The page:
When creating neural networks you can either use pre-built nets which are brought in as NetModel symbols and perform operations using standard interfaces. Or you can create your own computational graph using either raw graph primitives available in the language or using the NetGraph interface to work at a higher level of abstraction specific to neural networks.

Another major win for doing data science in Wolfram language is the highly advanced visualization system. I have experienced visualization systems in other languages and I can tell you that it is nothing compared to what I have used a lot in Wolfram language. It is not really the designers of the visualization library that did a bad job, they are obviously very smart people and must have done their best, it is the language that limits them and makes you require too many hacks to get something to work.

The biggest example is Matplotlib, and the same goes for other non-Wolfram visualization systems, which are very quirky to use for someone like me coming from the sophistication of Wolfram language.

When doing data science, you want to be able to quickly visualize a lot of stuff very fast. You don't want to start adjusting your data too much to fit the requirements of the library. If some piece of data is important then quickly having some pictorial representation of that data as fast as possible, almost as easy as just writing a single line of code, is very important as you optimize your models.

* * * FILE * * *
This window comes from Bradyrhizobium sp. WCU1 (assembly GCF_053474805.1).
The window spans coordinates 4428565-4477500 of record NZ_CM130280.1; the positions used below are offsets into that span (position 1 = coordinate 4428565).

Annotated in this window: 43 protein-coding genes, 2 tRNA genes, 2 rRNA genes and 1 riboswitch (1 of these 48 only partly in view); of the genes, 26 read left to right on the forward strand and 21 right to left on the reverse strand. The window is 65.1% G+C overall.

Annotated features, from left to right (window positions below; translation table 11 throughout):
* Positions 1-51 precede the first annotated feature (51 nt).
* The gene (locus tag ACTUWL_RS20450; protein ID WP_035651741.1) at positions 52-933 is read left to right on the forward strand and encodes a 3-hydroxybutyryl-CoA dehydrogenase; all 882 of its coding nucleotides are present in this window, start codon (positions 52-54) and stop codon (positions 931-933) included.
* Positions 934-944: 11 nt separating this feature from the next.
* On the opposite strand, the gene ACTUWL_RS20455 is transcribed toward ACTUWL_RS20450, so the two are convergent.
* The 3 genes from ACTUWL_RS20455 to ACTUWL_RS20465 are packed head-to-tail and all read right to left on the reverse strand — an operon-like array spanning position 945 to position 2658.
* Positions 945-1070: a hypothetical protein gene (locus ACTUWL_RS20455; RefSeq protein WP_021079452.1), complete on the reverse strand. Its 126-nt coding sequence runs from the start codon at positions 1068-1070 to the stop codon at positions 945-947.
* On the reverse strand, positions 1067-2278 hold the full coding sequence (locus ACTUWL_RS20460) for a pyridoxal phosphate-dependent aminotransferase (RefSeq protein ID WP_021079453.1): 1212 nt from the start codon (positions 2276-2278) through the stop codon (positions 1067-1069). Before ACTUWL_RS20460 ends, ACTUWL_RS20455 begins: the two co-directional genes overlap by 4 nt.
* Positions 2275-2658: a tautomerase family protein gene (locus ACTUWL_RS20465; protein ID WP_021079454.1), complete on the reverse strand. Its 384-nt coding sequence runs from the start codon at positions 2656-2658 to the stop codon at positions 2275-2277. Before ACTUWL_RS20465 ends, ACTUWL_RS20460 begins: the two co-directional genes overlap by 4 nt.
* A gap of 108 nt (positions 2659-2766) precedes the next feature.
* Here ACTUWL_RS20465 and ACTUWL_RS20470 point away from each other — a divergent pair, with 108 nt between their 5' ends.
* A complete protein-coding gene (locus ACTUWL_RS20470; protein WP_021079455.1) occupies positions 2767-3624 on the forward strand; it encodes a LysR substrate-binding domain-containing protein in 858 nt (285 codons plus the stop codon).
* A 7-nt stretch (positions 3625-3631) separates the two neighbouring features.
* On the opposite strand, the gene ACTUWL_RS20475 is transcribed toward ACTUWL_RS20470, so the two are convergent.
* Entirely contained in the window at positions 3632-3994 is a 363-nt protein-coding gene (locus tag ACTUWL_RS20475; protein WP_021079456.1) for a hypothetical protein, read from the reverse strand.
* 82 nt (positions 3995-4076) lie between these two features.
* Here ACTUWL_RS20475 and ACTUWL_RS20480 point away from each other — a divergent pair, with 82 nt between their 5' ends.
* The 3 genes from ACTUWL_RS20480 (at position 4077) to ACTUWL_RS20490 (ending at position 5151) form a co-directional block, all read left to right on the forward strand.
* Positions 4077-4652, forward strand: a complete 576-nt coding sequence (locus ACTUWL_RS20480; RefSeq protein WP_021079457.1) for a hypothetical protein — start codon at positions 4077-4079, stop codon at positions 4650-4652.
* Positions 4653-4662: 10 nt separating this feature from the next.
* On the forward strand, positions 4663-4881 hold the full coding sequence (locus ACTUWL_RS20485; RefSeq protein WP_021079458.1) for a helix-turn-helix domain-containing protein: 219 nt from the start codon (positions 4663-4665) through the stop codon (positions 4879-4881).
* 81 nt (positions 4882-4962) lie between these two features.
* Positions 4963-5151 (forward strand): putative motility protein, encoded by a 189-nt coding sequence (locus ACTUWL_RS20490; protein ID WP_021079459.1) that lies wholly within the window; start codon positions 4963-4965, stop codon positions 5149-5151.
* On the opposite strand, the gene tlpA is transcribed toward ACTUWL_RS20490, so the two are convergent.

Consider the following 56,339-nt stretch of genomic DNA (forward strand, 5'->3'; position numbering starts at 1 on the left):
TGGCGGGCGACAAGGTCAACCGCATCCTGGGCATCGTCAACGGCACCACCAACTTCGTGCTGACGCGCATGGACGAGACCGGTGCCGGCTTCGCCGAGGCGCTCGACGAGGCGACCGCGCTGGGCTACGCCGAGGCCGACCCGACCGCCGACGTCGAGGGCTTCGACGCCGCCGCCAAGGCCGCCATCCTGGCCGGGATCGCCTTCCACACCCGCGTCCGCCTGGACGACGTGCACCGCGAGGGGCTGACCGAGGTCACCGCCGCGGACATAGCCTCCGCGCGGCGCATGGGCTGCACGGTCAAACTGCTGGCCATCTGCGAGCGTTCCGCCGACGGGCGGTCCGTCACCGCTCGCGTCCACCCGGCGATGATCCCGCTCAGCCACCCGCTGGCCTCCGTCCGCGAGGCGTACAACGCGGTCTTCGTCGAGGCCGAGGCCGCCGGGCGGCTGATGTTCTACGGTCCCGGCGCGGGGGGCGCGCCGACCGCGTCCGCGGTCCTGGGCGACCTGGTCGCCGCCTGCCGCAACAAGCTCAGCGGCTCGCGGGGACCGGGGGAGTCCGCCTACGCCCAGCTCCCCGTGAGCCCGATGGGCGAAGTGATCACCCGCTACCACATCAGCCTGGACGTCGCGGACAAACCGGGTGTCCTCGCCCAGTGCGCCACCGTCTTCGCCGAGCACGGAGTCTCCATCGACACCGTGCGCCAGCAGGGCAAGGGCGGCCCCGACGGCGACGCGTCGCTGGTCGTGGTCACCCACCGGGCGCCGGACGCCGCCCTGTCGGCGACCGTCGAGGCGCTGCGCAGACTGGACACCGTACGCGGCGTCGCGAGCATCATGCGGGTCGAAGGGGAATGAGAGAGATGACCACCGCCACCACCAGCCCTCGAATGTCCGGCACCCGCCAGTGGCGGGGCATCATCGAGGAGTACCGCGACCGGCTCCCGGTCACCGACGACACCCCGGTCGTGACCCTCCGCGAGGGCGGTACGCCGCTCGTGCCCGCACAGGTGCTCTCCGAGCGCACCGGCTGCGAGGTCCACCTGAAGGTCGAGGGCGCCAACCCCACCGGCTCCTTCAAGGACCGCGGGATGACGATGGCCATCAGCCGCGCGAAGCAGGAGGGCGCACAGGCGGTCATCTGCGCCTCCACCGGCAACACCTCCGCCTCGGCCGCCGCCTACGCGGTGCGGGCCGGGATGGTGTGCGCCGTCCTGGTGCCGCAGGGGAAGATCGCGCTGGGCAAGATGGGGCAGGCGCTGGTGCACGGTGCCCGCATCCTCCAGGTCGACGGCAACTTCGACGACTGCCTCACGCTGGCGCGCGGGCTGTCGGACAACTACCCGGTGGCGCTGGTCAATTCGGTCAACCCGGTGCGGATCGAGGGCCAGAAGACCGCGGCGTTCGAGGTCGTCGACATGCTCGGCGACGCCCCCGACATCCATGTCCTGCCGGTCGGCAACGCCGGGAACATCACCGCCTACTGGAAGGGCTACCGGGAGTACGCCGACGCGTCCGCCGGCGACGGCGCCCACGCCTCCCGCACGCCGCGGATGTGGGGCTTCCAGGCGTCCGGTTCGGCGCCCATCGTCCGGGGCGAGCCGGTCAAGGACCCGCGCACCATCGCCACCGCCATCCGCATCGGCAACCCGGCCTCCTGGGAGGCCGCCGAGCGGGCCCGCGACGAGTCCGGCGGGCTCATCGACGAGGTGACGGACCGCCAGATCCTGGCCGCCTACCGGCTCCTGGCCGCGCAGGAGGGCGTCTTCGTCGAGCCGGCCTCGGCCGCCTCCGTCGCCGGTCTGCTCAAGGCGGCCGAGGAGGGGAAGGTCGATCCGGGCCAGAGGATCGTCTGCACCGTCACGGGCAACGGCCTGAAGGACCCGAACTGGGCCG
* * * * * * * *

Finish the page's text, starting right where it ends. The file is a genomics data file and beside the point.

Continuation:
As an example, below we obtain some embeddings using the pretrained GPT Transformer trained on BookCorpus data. The data we get is a list of list, actually 6 lists with 768 elements which we can see by calling the Dimensions function on our embedding data. To get some sense of the data in the 3rd line we call MatrixPlot on the embedding to obtain some visual representation.



Below is some piece of code, 2 lines of code exactly that performs style transfer from one image to another. In the first line of code, we call the NetModel function to retrieve a pretrained net: "AdaIN-Style Trained on MS-COCO and Painter by Numbers data. The output of this function is a beautiful visualization of a NetGraph. You can head over to the Wolfram Cloud and try this code out now and see the other more interactive features you get by hovering on the individual pieces of the graph.

In the second line of code, we simply feed data into the NetModel and perform the style transfer.

Below is the final output of the style transfer process.


Above is a visualization of ResNet 50, a deep neural network for image classification. I have not seen any visualization system for deep neural nets that is as beautiful as this. If you know any, please let me know in the comments.

Comments

  1. your article on data science is very good keep it up thank you for sharing.
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  2. thank you for the valuable information giving on data science it is very helpful.